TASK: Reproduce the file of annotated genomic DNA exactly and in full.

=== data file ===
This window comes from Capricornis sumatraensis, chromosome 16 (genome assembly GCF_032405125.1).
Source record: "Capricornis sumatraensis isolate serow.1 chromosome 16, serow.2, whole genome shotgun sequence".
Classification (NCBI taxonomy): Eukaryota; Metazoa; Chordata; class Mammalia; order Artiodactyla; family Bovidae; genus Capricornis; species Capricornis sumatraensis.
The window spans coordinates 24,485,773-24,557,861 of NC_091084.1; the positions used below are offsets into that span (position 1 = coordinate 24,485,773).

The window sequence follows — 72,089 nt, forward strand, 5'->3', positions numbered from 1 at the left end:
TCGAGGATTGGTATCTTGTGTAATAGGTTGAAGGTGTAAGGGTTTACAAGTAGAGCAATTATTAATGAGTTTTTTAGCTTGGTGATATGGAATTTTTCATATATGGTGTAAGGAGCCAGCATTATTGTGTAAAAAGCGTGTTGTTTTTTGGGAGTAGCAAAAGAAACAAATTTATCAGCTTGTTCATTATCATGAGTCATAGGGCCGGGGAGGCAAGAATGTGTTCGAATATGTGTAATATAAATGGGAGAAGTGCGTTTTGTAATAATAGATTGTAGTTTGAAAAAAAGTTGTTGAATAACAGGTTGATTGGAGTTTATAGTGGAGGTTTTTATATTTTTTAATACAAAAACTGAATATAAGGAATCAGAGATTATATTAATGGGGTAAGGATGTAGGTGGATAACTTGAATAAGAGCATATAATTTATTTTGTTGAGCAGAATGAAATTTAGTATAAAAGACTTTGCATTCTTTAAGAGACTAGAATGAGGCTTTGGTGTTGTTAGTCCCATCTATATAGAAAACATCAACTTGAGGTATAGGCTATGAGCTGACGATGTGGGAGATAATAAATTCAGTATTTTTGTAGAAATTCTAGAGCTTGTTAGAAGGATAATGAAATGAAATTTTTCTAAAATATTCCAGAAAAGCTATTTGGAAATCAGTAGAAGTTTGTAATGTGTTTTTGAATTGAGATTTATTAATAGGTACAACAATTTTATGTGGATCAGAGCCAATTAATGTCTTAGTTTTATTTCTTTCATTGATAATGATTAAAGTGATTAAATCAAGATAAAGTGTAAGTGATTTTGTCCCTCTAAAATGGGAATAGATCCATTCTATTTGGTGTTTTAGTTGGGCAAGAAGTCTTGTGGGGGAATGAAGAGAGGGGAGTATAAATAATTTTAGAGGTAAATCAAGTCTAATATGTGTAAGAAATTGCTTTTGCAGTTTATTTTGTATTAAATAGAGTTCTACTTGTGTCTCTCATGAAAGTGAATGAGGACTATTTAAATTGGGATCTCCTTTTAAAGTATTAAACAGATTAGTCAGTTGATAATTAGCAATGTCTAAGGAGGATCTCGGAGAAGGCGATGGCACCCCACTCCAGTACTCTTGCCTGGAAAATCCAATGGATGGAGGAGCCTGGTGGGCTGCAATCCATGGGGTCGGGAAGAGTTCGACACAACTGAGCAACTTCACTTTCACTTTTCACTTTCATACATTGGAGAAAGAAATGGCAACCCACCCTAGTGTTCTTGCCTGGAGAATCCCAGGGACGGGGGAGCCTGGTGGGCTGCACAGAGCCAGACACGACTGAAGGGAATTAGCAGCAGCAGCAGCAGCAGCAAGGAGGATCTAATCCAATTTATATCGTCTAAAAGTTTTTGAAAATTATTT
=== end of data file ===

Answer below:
This window comes from Capricornis sumatraensis, chromosome 16 (genome assembly GCF_032405125.1).
Source record: "Capricornis sumatraensis isolate serow.1 chromosome 16, serow.2, whole genome shotgun sequence".
Classification (NCBI taxonomy): Eukaryota; Metazoa; Chordata; class Mammalia; order Artiodactyla; family Bovidae; genus Capricornis; species Capricornis sumatraensis.
The window spans coordinates 24,485,773-24,557,861 of NC_091084.1; the positions used below are offsets into that span (position 1 = coordinate 24,485,773).

The window sequence follows — 72,089 nt, forward strand, 5'->3', positions numbered from 1 at the left end:
TCGAGGATTGGTATCTTGTGTAATAGGTTGAAGGTGTAAGGGTTTACAAGTAGAGCAATTATTAATGAGTTTTTTAGCTTGGTGATATGGAATTTTTCATATATGGTGTAAGGAGCCAGCATTATTGTGTAAAAAGCGTGTTGTTTTTTGGGAGTAGCAAAAGAAACAAATTTATCAGCTTGTTCATTATCATGAGTCATAGGGCCGGGGAGGCAAGAATGTGTTCGAATATGTGTAATATAAATGGGAGAAGTGCGTTTTGTAATAATAGATTGTAGTTTGAAAAAAAGTTGTTGAATAACAGGTTGATTGGAGTTTATAGTGGAGGTTTTTATATTTTTTAATACAAAAACTGAATATAAGGAATCAGAGATTATATTAATGGGGTAAGGATGTAGGTGGATAACTTGAATAAGAGCATATAATTTATTTTGTTGAGCAGAATGAAATTTAGTATAAAAGACTTTGCATTCTTTAAGAGACTAGAATGAGGCTTTGGTGTTGTTAGTCCCATCTATATAGAAAACATCAACTTGAGGTATAGGCTATGAGCTGACGATGTGGGAGATAATAAATTCAGTATTTTTGTAGAAATTCTAGAGCTTGTTAGAAGGATAATGAAATGAAATTTTTCTAAAATATTCCAGAAAAGCTATTTGGAAATCAGTAGAAGTTTGTAATGTGTTTTTGAATTGAGATTTATTAATAGGTACAACAATTTTATGTGGATCAGAGCCAATTAATGTCTTAGTTTTATTTCTTTCATTGATAATGATTAAAGTGATTAAATCAAGATAAAGTGTAAGTGATTTTGTCCCTCTAAAATGGGAATAGATCCATTCTATTTGGTGTTTTAGTTGGGCAAGAAGTCTTGTGGGGGAATGAAGAGAGGGGAGTATAAATAATTTTAGAGGTAAATCAAGTCTAATATGTGTAAGAAATTGCTTTTGCAGTTTATTTTGTATTAAATAGAGTTCTACTTGTGTCTCTCATGAAAGTGAATGAGGACTATTTAAATTGGGATCTCCTTTTAAAGTATTAAACAGATTAGTCAGTTGATAATTAGCAATGTCTAAGGAGGATCTCGGAGAAGGCGATGGCACCCCACTCCAGTACTCTTGCCTGGAAAATCCAATGGATGGAGGAGCCTGGTGGGCTGCAATCCATGGGGTCGGGAAGAGTTCGACACAACTGAGCAACTTCACTTTCACTTTTCACTTTCATACATTGGAGAAAGAAATGGCAACCCACCCTAGTGTTCTTGCCTGGAGAATCCCAGGGACGGGGGAGCCTGGTGGGCTGCACAGAGCCAGACACGACTGAAGGGAATTAGCAGCAGCAGCAGCAGCAGCAAGGAGGATCTAATCCAATTTATATCGTCTAAAAGTTTTTGAAAATTATTT